The current vaccination pace puts the euro under pressure
Recent weeks have brought more nervousness to the markets, and many investors have begun to withdraw back into the US dollar. Over the past year, the US dollar has lost significantly on its value, making the current market nervousness quite a welcomed aspect as it could lead to certain, albeit smaller, profits. However, most currencies in the basket against the US dollar were able to at least partially maintain their gains. Be that as it may, the euro has fallen well below 1.20 and its weakening is supported not only by the strengthening US dollar but also by recognizing a worse prospect for the recovery of the European economy.
Reserve currency number one
The US dollar is still the number one reserve currency. This was reaffirmed when fears of rising rates in the economy suddenly manifested in the stock market prices. Technological titles, more than any other, were the ones that paid for it. However, the entire stock market has been partially corrected, which has convinced many investors that a larger correction is still a very real possibility and it is good to hedge in the US dollar foreign exchange market. The dollar has been significantly weakened by massive monetary and fiscal stimuli since the beginning of the pandemic, but its attractiveness has increased slightly due to higher yields on US bonds. This makes it a much more interesting asset when hedging against risk than, for example, gold, which offers no regular return.
The euro under pressure
At the same time, the dollar is helped by inflation expectations, as investors expect the Fed to start tightening monetary policy if inflation rises in real terms. The tools FED could choose, should this situation occur, are either raising the interest rates or ending the quantitative easing program. However, the dollar is falling on all fronts. In the short term, it came under pressure from the British pound or the Canadian dollar, on the other hand, it is most successful in pair with the euro and the Japanese yen. This has something to do with the rate of vaccination in the world. While Britain is vaccinating the fastest in Europe, most European Union countries are lagging far behind, compared to both Britain and the United States.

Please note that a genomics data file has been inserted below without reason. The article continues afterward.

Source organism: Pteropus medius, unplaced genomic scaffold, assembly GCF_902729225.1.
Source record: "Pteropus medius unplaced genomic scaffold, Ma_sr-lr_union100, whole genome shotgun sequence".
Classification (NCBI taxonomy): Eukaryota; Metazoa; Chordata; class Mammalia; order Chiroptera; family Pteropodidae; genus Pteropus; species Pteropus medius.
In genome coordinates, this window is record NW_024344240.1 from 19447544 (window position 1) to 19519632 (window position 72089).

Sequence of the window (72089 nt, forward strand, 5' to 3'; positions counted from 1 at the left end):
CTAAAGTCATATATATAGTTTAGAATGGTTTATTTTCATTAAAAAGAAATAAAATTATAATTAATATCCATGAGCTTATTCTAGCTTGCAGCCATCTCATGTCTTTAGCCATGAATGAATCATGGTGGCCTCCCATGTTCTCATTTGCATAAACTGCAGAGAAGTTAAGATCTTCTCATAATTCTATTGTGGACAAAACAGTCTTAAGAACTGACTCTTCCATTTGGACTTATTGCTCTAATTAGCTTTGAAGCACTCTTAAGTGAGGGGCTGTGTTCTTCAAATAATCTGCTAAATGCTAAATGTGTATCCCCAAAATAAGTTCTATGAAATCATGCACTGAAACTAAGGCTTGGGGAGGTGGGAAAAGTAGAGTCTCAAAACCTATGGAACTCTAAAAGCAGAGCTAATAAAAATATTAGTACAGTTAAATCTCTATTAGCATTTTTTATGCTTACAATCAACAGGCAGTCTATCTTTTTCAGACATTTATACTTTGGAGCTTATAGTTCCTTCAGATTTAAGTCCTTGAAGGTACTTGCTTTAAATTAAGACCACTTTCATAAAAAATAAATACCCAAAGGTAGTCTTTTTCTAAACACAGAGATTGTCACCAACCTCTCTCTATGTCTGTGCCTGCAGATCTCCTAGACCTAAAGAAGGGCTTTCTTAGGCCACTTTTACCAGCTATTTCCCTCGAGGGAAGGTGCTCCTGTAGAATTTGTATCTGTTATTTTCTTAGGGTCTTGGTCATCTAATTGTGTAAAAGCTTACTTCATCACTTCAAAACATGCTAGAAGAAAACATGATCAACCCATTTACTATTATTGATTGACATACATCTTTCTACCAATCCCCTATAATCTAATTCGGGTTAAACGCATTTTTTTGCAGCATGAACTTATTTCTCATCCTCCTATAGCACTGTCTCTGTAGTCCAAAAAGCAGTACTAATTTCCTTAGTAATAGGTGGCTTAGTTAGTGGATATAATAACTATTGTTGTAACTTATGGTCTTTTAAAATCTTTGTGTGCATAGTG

In the United States, 9% of the population is already fully vaccinated, which is 30 million people, and at least 60 million have already received at least the first dose. In Europe, only 3% of the population was vaccinated with the first dose. The EU has an average of only 9 doses per 100 people, while the US has 27 doses, which is three times as much. The US Centers for Disease Control and Prevention (CDC) has even admitted that those who are fully vaccinated can start meeting indoors without having to wear a face mask.
Chart: Cumulative vaccine doses allocated to individual countries per 100 inhabitants (Source: FT.com)
Better prospects in the USA
In this case, vaccination alone is not an economic indicator, rather it’s investors' expectations of an economic recovery, which is on a whole different level in the United States than in the EU. This is indicated by rising yields on US government bonds, but also by some leading indicators. The Purchasing Managers' Index (PMI) for the key services sector in the eurozone is 45.7 points, which still means a contraction in the sector, while in the United States it is 59.8 points. This is the highest level since 2014. Everything speaks clearly in favor of the US dollar. The question remains the same: “Is really enough to further strengthen the dollar, or at least weaken the euro?”.
Another massive fiscal stimulus, approved by the Senate over the weekend, will further support the expansion of the US economy and Europe will have to catch up with what is now losing once again. The euro will probably want to correct last week's massive losses in the upcoming days, and if the bond market situation calms down (yield growth stabilizes), it may rise to 1.20. However, in the first half of this year, the euro cannot be expected to return above 1.21 rapidly. Plus the EURUSD should maintain a declining trend in the medium term. However, with the arrival of the summer months, the euro could rise again as other risks gradually fade as investors begin to get rid of the dollar again. However, in order to grow faster against the US dollar, we will have to follow the development of the British pound.
Chart: EURHD 4H chart (Source: cTrader PurpleTrading)